This section is from the book "The Balance Of Nature And Modern Conditions Of Cultivation", by George Abbey. Also available from Amazon: The Balance Of Nature And Modern Conditions Of Cultivation.
The American Permanent Rat Trap (Fig. 86, j) comprises a long, narrow box (g), 3 or 4 ft. long, and 7 or 8 in. wide and deep. This is set upon another box about 30 in. high, with sloping sides (h), so that the first box (g) forms the top part of the second box (h); the first box is open at the top for about a foot at the rear end, and this open part is partly filled with corn or corn-ears. Immediately in front of this part there is a loose bottom neatly fitted upon pins, so that it will open downwards with the weight of a rat. A piece of lead is fastened to it to keep it in position, or restore it to its place after it has been disturbed. The front of the box is partly hidden with a couple of sheaves of corn-stalks or rye-straw, which form a ready means of access for the rats. At the bottom of the second box there is a narrow box or tube (i) fitted, which leads through the building into a barrel (k) half sunk into the ground outside. A loose trap (j) is also fitted at the end of the tube. The barrel is covered with a wide board (I), with a hole in the centre to admit the light. A few pailsful of water are put into the barrel. At first the loose bottom is pegged fast and the rats, quickly rinding out the way to the corn, are allowed to gather there for a week or two, and are fed liberally.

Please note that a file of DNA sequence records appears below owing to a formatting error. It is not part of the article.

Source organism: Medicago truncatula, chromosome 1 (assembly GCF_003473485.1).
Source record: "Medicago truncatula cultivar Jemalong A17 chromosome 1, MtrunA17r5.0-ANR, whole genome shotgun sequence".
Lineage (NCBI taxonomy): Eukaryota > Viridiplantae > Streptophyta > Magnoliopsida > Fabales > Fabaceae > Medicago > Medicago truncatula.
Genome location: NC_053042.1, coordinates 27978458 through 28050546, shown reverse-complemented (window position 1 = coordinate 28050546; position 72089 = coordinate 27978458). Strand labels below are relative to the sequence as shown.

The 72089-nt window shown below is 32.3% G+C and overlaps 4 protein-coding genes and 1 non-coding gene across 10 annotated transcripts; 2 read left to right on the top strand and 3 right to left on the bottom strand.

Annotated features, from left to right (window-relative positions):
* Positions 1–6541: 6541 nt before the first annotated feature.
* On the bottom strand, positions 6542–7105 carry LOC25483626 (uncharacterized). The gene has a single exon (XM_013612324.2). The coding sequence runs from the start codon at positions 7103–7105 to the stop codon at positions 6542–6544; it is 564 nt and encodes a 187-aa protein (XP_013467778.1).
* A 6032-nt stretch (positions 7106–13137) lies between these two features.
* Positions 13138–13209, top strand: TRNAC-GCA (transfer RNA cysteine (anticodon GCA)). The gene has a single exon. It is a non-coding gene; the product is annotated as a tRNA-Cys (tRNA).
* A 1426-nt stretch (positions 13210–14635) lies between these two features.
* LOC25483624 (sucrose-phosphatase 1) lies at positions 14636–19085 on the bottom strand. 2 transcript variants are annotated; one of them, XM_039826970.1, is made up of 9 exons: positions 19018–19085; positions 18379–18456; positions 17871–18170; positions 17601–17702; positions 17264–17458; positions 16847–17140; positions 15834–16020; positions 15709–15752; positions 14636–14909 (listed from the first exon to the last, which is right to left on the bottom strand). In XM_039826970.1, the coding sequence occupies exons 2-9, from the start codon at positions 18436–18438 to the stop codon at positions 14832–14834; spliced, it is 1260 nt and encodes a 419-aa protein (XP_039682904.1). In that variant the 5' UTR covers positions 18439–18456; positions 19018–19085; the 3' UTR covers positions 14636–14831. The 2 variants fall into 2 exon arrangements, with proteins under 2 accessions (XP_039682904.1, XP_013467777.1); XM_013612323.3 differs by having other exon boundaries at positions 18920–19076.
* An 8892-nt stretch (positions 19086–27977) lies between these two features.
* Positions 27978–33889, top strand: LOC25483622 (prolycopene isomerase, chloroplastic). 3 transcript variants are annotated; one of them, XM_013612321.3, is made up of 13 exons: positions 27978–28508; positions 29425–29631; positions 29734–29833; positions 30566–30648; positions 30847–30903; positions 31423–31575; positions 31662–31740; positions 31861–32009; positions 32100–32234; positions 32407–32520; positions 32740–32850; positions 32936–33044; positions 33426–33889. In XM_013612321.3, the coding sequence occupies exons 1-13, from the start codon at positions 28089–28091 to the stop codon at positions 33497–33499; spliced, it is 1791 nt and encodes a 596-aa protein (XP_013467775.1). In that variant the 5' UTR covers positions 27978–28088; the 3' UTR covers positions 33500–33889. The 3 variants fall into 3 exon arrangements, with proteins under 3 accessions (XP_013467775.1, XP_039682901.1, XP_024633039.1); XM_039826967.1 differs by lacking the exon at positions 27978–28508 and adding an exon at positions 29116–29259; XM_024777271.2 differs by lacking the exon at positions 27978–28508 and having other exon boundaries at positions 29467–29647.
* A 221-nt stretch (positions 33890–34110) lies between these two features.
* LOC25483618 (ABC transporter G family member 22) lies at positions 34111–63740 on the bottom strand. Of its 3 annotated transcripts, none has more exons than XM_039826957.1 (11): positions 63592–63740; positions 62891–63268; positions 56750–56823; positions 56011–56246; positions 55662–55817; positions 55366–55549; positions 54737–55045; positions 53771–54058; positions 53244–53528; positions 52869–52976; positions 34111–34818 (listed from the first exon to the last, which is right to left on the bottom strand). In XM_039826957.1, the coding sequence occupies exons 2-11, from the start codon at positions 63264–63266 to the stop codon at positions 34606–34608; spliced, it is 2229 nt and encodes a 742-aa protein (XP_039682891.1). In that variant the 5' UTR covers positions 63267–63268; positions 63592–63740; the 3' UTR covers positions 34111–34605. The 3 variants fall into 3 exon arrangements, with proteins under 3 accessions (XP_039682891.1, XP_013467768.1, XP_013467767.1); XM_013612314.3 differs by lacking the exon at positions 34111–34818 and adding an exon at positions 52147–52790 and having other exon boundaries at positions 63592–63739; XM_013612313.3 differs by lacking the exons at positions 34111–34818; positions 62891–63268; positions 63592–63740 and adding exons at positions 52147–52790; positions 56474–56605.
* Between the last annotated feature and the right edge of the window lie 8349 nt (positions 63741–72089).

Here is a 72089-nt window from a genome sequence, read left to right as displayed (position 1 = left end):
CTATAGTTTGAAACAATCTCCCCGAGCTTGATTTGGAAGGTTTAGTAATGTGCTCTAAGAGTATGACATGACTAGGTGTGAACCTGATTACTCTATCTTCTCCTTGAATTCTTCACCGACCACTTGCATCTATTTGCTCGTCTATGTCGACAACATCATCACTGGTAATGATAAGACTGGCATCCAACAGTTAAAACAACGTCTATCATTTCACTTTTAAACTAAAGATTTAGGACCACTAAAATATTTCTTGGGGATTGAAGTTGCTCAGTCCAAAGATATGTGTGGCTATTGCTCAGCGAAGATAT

When they have taken full possession, the pegs are taken away and the pivots greased, j, American permanent rat trap: g, narrow box; h, sloping box; i, tube box; j, loose trap; k, barrel; l, lid. K, rat guard: m, fruit-tin bottoms; n, cord; o, spikes of seed or ears of grain; p, hooks. and the rats are caught one after the other. As they find their way to the barrel, attracted by the light, which they can see through the tube, they are drowned and their bodies can be scooped out daily. The number caught in this way is astonishing, and for a time afterwards few, if any, rats will be seen about the place. Then the pegs may be replaced, and the rats encouraged to gather again. The contrivance is a permanent one and will pay for the attention it requires. It is not a new thing, and has been used with great success for many years (American Agriculturist).
Fig. 86. - American Permanent Rat Trap and Rat-guard.